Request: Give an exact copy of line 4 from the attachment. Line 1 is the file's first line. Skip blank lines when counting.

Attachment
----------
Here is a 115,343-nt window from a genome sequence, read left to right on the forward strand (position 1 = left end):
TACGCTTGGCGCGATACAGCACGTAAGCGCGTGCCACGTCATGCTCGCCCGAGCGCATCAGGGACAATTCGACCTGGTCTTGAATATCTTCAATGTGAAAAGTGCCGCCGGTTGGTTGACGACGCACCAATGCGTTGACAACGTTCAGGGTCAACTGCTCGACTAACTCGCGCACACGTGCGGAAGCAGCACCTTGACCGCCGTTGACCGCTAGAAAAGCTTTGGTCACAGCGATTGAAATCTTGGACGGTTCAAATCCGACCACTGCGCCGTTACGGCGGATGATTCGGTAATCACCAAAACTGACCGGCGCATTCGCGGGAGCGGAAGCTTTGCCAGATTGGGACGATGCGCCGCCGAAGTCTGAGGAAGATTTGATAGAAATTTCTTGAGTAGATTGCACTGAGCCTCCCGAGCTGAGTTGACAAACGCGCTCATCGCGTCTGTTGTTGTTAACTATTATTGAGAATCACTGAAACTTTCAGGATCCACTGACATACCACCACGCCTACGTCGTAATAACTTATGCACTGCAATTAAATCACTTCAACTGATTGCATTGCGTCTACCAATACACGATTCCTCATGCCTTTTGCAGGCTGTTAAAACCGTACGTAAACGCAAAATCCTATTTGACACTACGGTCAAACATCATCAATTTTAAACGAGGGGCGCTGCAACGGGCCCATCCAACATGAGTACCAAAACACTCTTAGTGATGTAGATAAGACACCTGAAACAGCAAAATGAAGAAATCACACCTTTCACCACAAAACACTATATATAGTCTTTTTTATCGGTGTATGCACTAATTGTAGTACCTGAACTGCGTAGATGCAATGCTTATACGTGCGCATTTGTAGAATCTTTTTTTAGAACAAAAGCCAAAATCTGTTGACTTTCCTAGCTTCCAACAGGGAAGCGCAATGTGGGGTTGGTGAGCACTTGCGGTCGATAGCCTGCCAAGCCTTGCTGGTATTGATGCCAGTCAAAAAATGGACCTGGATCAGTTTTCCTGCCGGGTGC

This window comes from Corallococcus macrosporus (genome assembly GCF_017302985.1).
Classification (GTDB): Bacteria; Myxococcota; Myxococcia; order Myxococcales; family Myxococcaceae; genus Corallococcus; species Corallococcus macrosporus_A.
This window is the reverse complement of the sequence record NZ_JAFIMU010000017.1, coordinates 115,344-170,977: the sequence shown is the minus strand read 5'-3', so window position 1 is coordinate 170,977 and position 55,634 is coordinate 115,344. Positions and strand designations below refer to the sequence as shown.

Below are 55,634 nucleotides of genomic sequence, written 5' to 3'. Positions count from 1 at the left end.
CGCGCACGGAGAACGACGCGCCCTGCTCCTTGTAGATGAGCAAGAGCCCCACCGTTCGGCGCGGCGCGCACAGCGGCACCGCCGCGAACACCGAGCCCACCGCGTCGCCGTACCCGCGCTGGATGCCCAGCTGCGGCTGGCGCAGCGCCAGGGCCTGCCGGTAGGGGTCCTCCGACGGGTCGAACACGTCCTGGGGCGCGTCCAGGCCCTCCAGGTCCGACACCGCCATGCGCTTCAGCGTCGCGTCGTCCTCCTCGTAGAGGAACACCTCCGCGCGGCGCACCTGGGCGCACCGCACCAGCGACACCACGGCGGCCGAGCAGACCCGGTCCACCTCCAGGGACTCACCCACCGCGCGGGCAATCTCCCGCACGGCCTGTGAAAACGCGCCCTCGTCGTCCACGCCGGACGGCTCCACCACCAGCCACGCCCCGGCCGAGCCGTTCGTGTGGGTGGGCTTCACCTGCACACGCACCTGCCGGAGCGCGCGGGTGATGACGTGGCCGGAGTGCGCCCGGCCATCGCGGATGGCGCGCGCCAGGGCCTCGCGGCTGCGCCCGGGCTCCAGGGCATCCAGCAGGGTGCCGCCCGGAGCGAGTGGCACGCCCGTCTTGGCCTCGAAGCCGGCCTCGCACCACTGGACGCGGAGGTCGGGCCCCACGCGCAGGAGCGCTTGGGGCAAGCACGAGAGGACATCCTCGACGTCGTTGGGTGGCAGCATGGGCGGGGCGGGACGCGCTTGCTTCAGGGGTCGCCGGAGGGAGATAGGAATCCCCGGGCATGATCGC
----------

Classification (GTDB): Bacteria; Myxococcota; Myxococcia; order Myxococcales; family Myxococcaceae; genus Corallococcus; species Corallococcus macrosporus_A.